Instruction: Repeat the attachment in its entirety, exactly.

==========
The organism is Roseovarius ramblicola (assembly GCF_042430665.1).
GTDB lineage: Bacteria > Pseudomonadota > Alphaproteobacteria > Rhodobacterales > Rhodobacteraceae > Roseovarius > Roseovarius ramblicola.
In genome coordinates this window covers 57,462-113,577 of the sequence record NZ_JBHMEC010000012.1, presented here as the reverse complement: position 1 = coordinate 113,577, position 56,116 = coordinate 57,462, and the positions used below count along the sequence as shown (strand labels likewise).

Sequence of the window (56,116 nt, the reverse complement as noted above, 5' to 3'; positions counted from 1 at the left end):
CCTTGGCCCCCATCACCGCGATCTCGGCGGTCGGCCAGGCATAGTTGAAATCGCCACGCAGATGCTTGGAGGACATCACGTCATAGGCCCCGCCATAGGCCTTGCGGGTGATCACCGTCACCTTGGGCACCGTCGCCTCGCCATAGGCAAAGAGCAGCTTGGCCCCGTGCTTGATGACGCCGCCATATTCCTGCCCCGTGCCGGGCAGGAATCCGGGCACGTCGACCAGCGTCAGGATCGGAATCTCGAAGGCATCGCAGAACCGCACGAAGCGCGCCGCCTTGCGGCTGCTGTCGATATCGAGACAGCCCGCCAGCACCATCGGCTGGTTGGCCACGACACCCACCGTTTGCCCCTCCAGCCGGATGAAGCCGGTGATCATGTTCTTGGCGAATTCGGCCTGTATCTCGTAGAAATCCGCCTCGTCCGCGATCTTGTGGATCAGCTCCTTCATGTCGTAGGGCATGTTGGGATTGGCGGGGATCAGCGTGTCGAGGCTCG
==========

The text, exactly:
The organism is Roseovarius ramblicola (assembly GCF_042430665.1).
GTDB lineage: Bacteria > Pseudomonadota > Alphaproteobacteria > Rhodobacterales > Rhodobacteraceae > Roseovarius > Roseovarius ramblicola.
In genome coordinates this window covers 57,462-113,577 of the sequence record NZ_JBHMEC010000012.1, presented here as the reverse complement: position 1 = coordinate 113,577, position 56,116 = coordinate 57,462, and the positions used below count along the sequence as shown (strand labels likewise).

Sequence of the window (56,116 nt, the reverse complement as noted above, 5' to 3'; positions counted from 1 at the left end):
CCTTGGCCCCCATCACCGCGATCTCGGCGGTCGGCCAGGCATAGTTGAAATCGCCACGCAGATGCTTGGAGGACATCACGTCATAGGCCCCGCCATAGGCCTTGCGGGTGATCACCGTCACCTTGGGCACCGTCGCCTCGCCATAGGCAAAGAGCAGCTTGGCCCCGTGCTTGATGACGCCGCCATATTCCTGCCCCGTGCCGGGCAGGAATCCGGGCACGTCGACCAGCGTCAGGATCGGAATCTCGAAGGCATCGCAGAACCGCACGAAGCGCGCCGCCTTGCGGCTGCTGTCGATATCGAGACAGCCCGCCAGCACCATCGGCTGGTTGGCCACGACACCCACCGTTTGCCCCTCCAGCCGGATGAAGCCGGTGATCATGTTCTTGGCGAATTCGGCCTGTATCTCGTAGAAATCCGCCTCGTCCGCGATCTTGTGGATCAGCTCCTTCATGTCGTAGGGCATGTTGGGATTGGCGGGGATCAGCGTGTCGAGGCTCG